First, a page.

‘That marvelous scene where he had to get rid of the little girl to let the characters make love, and he sends her out skating. In Siberia. To keep warm they give her the mother’s scarf. And then she sleeps deeply in a hut while there is all this going on.’

What preserves this from being loweringly negative is Nabokov’s clear and happy sense of what fiction ought to be doing and how it can be made much better. He must have been a superb teacher. A 1943 profile shows him being utterly sweet to his pupils: ‘So good to hear Russian spoken again! I am practically back in Moscow!’ (Not, on reflection, an unmixed joy for Nabokov). The essay ‘On Learning Russian’ contains the joyous classroom observation that ‘A Russian vowel is an orange, an English vowel is a lemon’. For confirmation, observe the shape of your mouth when you pronounce the O’s in Tolstoy and in clothes.

Some of the bravest and most inspiring writing here comes in violently funny reviews of Soviet ‘literature’. Nabokov, who never tired of pointing out that the fortune he made from Lolita after 1955 didn’t begin to compensate him for the family money the Bolsheviks had confiscated after 1917, was at once selfish and principled in his loathing. ‘No literature,’ he rightly says, ‘can be expected to produce anything of permanent value when its only objective, as ruled by the State, is to embody this or that governmental whim.’

The fate of that essay, ‘Soviet Literature 1940’, proved his point. It was commissioned for a 1941 issue of Decision, an American periodical edited by Klaus Mann, and actually put into proof. It was pulled, however, under official pressure. Nabokov’s first lines compared a Nazi promulgation that though the artist ‘should develop freely’, the party ‘demand[s] acknowledgement of our creed’ with Lenin’s maxim, ‘Every artist has the right to create freely; but we, Communists, must guide him according to plan.’ After the German invasion of Russia, this observation was no longer welcome in the US.

Nabokov had a lot to laugh about. An earlier talk, ‘A Few Words on the Wretchedness of Soviet Fiction’, simply summarizes the action of Cement, a ludicrous novel by one Gladkov. The comedy is irresistible, but we are made aware of its chilling aspects: ‘Hello there, fellers! What a hell of a mess you’ve made of the factory, my friends! You ought all to be shot, my dear comrades!’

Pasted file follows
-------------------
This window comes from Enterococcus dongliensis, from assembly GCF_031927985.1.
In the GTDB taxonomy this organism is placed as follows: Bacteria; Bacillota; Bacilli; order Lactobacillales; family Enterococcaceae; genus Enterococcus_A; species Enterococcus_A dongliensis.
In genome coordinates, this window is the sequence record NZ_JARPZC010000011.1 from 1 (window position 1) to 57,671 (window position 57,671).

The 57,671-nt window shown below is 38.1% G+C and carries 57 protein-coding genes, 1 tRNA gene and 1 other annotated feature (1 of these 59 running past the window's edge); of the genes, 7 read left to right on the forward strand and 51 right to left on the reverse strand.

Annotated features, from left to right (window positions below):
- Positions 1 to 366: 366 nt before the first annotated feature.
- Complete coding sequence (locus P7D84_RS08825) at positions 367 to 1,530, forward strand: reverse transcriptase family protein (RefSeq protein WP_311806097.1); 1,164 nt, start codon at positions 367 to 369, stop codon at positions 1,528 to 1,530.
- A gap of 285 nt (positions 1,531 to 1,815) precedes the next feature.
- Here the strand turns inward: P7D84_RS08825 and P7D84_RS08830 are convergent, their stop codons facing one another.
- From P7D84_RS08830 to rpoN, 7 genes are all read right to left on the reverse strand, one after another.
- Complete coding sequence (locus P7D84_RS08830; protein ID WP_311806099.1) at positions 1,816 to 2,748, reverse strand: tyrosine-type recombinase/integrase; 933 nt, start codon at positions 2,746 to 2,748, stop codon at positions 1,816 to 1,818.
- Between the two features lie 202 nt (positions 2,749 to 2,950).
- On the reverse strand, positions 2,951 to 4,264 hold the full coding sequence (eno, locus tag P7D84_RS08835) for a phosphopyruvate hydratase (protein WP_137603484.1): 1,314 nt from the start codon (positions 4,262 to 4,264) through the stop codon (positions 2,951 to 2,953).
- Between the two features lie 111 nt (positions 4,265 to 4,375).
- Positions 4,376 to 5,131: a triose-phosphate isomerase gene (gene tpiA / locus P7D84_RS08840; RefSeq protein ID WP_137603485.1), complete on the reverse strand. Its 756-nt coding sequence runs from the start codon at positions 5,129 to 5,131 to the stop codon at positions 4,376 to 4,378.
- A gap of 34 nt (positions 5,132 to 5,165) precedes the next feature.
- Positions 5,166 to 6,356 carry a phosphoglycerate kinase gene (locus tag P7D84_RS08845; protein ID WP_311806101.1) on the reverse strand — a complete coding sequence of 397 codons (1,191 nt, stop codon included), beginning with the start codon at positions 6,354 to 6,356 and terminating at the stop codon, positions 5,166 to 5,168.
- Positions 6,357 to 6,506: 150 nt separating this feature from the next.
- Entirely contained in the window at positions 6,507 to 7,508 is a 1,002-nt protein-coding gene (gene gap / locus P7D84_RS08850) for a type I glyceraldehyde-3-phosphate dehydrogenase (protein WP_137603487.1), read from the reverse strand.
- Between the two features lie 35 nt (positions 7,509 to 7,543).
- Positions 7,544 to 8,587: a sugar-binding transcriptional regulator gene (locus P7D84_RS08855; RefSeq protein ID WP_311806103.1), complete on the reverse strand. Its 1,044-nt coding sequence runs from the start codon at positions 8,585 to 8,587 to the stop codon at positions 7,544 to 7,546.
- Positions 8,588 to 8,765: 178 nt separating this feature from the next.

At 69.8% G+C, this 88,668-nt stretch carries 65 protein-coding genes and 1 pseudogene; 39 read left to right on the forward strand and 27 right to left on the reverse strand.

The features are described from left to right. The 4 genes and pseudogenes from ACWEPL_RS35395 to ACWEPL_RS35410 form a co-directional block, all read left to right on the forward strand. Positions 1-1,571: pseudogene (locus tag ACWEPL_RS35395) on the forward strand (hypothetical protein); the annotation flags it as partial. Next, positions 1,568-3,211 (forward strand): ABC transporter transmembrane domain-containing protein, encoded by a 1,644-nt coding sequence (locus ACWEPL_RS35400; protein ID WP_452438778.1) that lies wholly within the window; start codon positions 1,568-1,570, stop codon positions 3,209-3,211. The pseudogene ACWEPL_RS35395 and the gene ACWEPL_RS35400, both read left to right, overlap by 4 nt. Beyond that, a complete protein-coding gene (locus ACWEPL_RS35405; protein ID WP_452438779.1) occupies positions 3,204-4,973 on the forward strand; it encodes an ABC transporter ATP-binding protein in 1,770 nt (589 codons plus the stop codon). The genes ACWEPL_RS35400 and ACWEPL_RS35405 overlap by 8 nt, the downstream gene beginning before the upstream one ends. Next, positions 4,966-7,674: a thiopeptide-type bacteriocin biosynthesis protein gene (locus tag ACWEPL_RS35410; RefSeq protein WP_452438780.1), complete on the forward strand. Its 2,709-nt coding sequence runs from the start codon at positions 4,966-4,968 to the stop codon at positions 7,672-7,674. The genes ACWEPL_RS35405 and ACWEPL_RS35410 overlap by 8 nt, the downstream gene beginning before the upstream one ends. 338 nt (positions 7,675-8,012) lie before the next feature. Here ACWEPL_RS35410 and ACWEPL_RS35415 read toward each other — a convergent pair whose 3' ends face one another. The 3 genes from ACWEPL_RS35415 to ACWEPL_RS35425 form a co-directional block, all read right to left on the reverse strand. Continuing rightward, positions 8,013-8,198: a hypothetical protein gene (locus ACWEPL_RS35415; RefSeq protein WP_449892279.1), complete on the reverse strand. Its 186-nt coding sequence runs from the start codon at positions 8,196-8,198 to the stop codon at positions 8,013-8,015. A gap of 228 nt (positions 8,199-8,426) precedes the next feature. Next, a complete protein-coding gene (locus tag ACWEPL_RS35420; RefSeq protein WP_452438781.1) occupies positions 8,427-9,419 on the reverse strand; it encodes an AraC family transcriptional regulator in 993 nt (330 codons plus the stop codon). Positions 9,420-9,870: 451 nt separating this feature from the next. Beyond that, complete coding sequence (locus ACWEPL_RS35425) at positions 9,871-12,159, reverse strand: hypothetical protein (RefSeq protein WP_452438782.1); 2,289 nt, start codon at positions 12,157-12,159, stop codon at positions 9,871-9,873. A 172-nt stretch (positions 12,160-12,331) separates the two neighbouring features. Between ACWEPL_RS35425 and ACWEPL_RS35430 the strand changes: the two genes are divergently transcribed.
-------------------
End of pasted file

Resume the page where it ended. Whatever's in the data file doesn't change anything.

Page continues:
In the later essay, he dryly notes the terrified encomium of the Soviet novelist Marietta Shaginian on a state-approved Azerbaijani short story by ‘someone called Mamed-Kuli-Zade’, that ‘it is hardly possible to find in the literature of the whole world many stories that attain the same level of artistic force and social truth’.

Shaginian, having been condemned as ‘bourgeois’ and ‘decadent’ for early novels like Hydrocentral (1931), ended up writing interminable novels about the life of Lenin, which usefully won her the Lenin Prize. Nabokov, meanwhile, never won anything, which tells you everything you need to know about literary prizes.

Of course, it was all a performance. Any journalists who presumed to know what Nabokov really thought about anything, let alone those Italian idiots under the impression that Lolita had an autobiographical aspect, were quickly seen off. Did anyone know what was inside there? Did even Nabokov? Or was there just the splendor of his sentences, which can present feeling, impersonate it and retreat heartlessly from it, making the reader weep or laugh heartily when someone is horribly killed in two words: ‘(picnic, lightning)’?

Nobody knew, least of all the twit whose opinion that Nabokov had ‘never been too close to anybody’ called forth this splendid, gloriously conceited, but somehow tranquil observation: ‘One is often tempted to ask an opulent-looking stranger how much money he has in the bank; but he mumbles evasively.’

This article is in The Spectator’s November 2019 US edition. Subscribe here.